1 Reply Latest reply on Jul 18, 2014 4:10 PM by Bradley Snyder

    How connect to Active Directory?

    Dima Kononov Newbie

      I use Wildfly 8.1 Final and I want to connect to Active Directory.

      I added the following lines to the file standalone-full.xml:


      <security-realm name="LdapRealm">


                 <ldap connection="Ldap181" base-dn="OU=wildfly,DC=tt019,DC=ru">

                       <advanced-filter filter="(&amp;(objectCategory=person)(objectClass=user)(userPrincipalName={0})(userPassword={1}))"/>






            <ldap name="Ldap181" url="ldap://" search-dn="OU=wildfly,DC=tt019,DC=ru"/>




      <http-interface security-realm="LdapRealm" http-upgrade-enabled="true">

                      <socket interface="management" port="${jboss.management.native.port:9999}"/>



      but I can't to connect. What I do wrong?

        • 1. Re: How connect to Active Directory?
          Bradley Snyder Newbie

          Edit: before reading any of this, make sure to hit LDAP Security Realm Examples. It doesn't deal with Active Directory in specific but does cover the general things I seem to have wasted time typing out below.


          I'm slowly trying to condense my process for this into a blog article I want to contribute here because it took me forever to figure out how to do this and a number of things can go wrong in the process. But the short answer is it depends a lot on your Active Directory configuration. I can see some potential trouble spots right off the bat.


          First, your authentication <ldap>'s base-dn and your outbound-connections <ldap>'s search-dn are the same. That's most likely incorrect. The authentication <ldap> tells Wildfly where to search for a client's identity and credentials. The outbound-connection <ldap> gives Wildfly the identity and credentials that the SERVER ITSELF is logging in as, so that it can make LDAP queries to authenticate users. Think of the process like this:


          1. The server creates a connection to Active Directory and binds as a user (suppose the user name is "wildflysrv"). The server can now make LDAP queries in the Active Directory LDAP tree.

               -This is not authenticating or authorizing the user who made a request to Wildfly. This is authenticating Wildfly itself to Active Directory. The outbound-connection <ldap> is what is being used.

          2. The server looks for the client's identity and credentials in the LDAP tree. This is the authentication step.

               -This is authenticating the user who made the request to Wildfly. The authentication <ldap> is what is being used.

          3. The server looks for the client's roles, which will then be applied to whatever resource the user is trying to get to. This is the authorization step.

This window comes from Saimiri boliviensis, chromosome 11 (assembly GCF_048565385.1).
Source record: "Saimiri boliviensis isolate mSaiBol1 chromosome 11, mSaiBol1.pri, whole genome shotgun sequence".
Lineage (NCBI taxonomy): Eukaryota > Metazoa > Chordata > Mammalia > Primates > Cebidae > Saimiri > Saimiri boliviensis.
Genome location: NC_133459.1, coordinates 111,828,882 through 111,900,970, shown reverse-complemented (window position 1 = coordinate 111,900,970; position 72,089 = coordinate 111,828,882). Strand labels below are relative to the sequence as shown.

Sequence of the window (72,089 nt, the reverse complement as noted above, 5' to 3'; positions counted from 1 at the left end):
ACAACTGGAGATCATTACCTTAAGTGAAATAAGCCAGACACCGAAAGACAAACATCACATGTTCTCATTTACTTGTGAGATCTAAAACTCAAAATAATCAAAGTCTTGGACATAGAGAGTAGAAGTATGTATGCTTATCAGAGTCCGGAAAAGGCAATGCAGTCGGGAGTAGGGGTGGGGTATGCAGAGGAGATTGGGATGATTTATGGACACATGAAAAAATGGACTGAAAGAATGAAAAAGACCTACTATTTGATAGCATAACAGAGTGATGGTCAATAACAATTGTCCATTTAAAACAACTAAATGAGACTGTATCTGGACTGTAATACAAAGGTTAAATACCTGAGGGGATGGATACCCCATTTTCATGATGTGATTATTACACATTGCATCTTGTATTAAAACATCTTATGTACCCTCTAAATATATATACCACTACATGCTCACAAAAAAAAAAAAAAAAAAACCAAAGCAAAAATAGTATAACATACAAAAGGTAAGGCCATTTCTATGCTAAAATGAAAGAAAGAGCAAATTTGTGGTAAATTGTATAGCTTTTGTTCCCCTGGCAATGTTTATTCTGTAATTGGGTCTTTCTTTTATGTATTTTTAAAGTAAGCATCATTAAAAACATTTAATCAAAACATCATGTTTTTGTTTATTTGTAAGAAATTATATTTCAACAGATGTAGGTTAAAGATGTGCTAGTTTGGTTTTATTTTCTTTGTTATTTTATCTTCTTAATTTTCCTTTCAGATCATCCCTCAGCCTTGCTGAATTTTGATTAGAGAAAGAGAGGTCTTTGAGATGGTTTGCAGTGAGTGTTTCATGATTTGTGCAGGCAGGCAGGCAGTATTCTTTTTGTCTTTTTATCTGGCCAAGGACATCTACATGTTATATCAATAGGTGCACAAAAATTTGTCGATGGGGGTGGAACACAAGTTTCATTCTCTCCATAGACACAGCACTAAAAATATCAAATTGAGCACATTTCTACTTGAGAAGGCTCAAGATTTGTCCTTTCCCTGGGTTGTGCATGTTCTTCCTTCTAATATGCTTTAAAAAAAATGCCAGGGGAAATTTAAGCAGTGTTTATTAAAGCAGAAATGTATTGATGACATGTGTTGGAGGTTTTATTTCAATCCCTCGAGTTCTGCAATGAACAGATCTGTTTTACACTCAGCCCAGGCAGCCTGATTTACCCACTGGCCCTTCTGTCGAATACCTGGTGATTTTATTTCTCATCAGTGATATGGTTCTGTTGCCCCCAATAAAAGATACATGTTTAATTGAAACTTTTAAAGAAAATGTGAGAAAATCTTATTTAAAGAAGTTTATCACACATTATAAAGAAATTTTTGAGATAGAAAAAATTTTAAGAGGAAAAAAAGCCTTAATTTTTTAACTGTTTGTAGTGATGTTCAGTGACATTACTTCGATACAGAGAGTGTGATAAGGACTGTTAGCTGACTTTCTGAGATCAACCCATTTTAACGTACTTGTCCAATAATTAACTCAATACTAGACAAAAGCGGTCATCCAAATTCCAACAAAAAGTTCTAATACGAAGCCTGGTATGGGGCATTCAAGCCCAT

-This is authorizing the user who made the request to Wildfly. There's an authorization element to the security-realms that needs to be defined, and I never got it to work right.


          Given those steps, there's no way base-dn and search-dn are the same. The search-dn should point to the actual user that WILDFLY is going to bind as. This will most likely be a CN entry. Remember I said to assume "wildflysrv" is the user in LDAP that Wildfly is looking for. In this case your search-dn would actually be "CN=wildflysrv,OU=wildfly,DC=tt019,DC=ru". The base-dn should point to a group of users that Wildfly can search. Your base-dn is probably correct.


          Now, consider how you're trying to login Wildfly itself. What you've done is attempt to configure a security realm to connect with an LDAP Simple Bind, with no password. I doubt that your Active Directory server will allow you to bind without a password, at least not with default configuration. I would expect your outbound-connection <ldap> to also have a "search-credential" attribute. See Examples - WildFly 8 - Project Documentation Editor for an example of what I'm talking about. This is a plaintext password. But try it with the changes above and see if it works.


          If it doesn't, then your situation is that you're not using LDAPS (with SSL), or GSSAPI (which usually means Kerberos with Active Directory), or an encrypted password. Active Directory may not allow this. You can try to define a new security realm with an SSL element, and then reference that new realm with the "security-realm" attribute on your outbound-connection <ldap> to at least enable LDAPS, and that might get you in. But in the end the only way I got this to work was to use the <jaas> element in the realm's <authentication>, and point jaas to a security-domain using AdvancedLdap and Kerberos login modules. I can explain further if your connection isn't working.


          You will almost certainly need to switch your console logging to TRACE to get enough console output to see where in the process you're failing. You should also pay close attention to the XML schema found in {jboss.home.dir}\docs\schema\jboss-as-config_2_1.xsd, where the XML elements and attributes for security realms are defined.

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